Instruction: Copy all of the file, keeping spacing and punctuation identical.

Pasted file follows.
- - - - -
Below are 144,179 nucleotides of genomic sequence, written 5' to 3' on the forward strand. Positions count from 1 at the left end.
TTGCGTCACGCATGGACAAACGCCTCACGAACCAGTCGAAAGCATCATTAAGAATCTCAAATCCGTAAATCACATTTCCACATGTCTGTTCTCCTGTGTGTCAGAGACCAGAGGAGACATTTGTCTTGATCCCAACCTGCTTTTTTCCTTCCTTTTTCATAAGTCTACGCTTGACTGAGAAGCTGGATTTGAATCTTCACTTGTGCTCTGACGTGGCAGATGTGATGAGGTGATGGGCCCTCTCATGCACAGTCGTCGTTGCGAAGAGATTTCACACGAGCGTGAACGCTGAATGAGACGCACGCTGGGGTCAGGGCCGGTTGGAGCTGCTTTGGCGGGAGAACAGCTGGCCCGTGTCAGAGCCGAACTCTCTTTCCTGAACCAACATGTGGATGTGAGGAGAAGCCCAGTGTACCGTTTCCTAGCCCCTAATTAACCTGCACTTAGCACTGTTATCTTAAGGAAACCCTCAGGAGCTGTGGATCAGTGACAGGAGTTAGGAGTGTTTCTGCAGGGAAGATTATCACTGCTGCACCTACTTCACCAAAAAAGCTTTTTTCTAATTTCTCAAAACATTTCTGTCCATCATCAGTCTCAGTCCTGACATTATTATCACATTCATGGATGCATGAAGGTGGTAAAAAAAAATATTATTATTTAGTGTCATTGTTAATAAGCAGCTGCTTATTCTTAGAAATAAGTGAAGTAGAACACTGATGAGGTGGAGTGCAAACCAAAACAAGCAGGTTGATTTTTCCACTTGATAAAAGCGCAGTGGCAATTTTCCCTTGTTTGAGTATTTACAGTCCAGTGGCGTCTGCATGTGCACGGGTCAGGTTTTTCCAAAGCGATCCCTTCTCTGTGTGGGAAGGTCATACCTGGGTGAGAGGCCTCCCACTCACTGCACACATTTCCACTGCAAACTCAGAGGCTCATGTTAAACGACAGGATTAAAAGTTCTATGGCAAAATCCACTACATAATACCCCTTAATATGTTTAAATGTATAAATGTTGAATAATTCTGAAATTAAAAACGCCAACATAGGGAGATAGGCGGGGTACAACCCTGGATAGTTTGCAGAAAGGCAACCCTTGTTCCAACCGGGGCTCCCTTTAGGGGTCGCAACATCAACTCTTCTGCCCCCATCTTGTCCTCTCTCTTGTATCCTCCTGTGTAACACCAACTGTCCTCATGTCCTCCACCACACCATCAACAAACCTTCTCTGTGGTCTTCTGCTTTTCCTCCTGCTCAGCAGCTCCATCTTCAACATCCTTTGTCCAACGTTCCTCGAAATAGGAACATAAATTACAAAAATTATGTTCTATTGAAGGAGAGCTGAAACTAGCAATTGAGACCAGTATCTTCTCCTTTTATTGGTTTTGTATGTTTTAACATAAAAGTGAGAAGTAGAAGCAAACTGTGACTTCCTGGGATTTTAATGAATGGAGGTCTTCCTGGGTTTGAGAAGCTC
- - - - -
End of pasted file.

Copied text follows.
Below are 144,179 nucleotides of genomic sequence, written 5' to 3' on the forward strand. Positions count from 1 at the left end.
TTGCGTCACGCATGGACAAACGCCTCACGAACCAGTCGAAAGCATCATTAAGAATCTCAAATCCGTAAATCACATTTCCACATGTCTGTTCTCCTGTGTGTCAGAGACCAGAGGAGACATTTGTCTTGATCCCAACCTGCTTTTTTCCTTCCTTTTTCATAAGTCTACGCTTGACTGAGAAGCTGGATTTGAATCTTCACTTGTGCTCTGACGTGGCAGATGTGATGAGGTGATGGGCCCTCTCATGCACAGTCGTCGTTGCGAAGAGATTTCACACGAGCGTGAACGCTGAATGAGACGCACGCTGGGGTCAGGGCCGGTTGGAGCTGCTTTGGCGGGAGAACAGCTGGCCCGTGTCAGAGCCGAACTCTCTTTCCTGAACCAACATGTGGATGTGAGGAGAAGCCCAGTGTACCGTTTCCTAGCCCCTAATTAACCTGCACTTAGCACTGTTATCTTAAGGAAACCCTCAGGAGCTGTGGATCAGTGACAGGAGTTAGGAGTGTTTCTGCAGGGAAGATTATCACTGCTGCACCTACTTCACCAAAAAAGCTTTTTTCTAATTTCTCAAAACATTTCTGTCCATCATCAGTCTCAGTCCTGACATTATTATCACATTCATGGATGCATGAAGGTGGTAAAAAAAAATATTATTATTTAGTGTCATTGTTAATAAGCAGCTGCTTATTCTTAGAAATAAGTGAAGTAGAACACTGATGAGGTGGAGTGCAAACCAAAACAAGCAGGTTGATTTTTCCACTTGATAAAAGCGCAGTGGCAATTTTCCCTTGTTTGAGTATTTACAGTCCAGTGGCGTCTGCATGTGCACGGGTCAGGTTTTTCCAAAGCGATCCCTTCTCTGTGTGGGAAGGTCATACCTGGGTGAGAGGCCTCCCACTCACTGCACACATTTCCACTGCAAACTCAGAGGCTCATGTTAAACGACAGGATTAAAAGTTCTATGGCAAAATCCACTACATAATACCCCTTAATATGTTTAAATGTATAAATGTTGAATAATTCTGAAATTAAAAACGCCAACATAGGGAGATAGGCGGGGTACAACCCTGGATAGTTTGCAGAAAGGCAACCCTTGTTCCAACCGGGGCTCCCTTTAGGGGTCGCAACATCAACTCTTCTGCCCCCATCTTGTCCTCTCTCTTGTATCCTCCTGTGTAACACCAACTGTCCTCATGTCCTCCACCACACCATCAACAAACCTTCTCTGTGGTCTTCTGCTTTTCCTCCTGCTCAGCAGCTCCATCTTCAACATCCTTTGTCCAACGTTCCTCGAAATAGGAACATAAATTACAAAAATTATGTTCTATTGAAGGAGAGCTGAAACTAGCAATTGAGACCAGTATCTTCTCCTTTTATTGGTTTTGTATGTTTTAACATAAAAGTGAGAAGTAGAAGCAAACTGTGACTTCCTGGGATTTTAATGAATGGAGGTCTTCCTGGGTTTGAGAAGCTC